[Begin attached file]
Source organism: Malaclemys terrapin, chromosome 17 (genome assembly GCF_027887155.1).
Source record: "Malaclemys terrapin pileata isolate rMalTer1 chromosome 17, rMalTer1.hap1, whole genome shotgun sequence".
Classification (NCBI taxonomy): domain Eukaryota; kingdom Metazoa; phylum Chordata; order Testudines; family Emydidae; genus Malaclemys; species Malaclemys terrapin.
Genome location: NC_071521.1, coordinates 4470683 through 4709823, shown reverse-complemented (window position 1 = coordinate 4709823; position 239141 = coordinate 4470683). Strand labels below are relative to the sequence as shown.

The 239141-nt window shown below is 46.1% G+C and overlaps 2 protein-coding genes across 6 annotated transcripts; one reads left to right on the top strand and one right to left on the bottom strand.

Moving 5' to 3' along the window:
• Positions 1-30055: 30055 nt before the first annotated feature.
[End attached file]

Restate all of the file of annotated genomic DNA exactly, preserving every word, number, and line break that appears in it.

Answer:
Source organism: Malaclemys terrapin, chromosome 17 (genome assembly GCF_027887155.1).
Source record: "Malaclemys terrapin pileata isolate rMalTer1 chromosome 17, rMalTer1.hap1, whole genome shotgun sequence".
Classification (NCBI taxonomy): domain Eukaryota; kingdom Metazoa; phylum Chordata; order Testudines; family Emydidae; genus Malaclemys; species Malaclemys terrapin.
Genome location: NC_071521.1, coordinates 4470683 through 4709823, shown reverse-complemented (window position 1 = coordinate 4709823; position 239141 = coordinate 4470683). Strand labels below are relative to the sequence as shown.

The 239141-nt window shown below is 46.1% G+C and overlaps 2 protein-coding genes across 6 annotated transcripts; one reads left to right on the top strand and one right to left on the bottom strand.

Moving 5' to 3' along the window:
• Positions 1-30055: 30055 nt before the first annotated feature.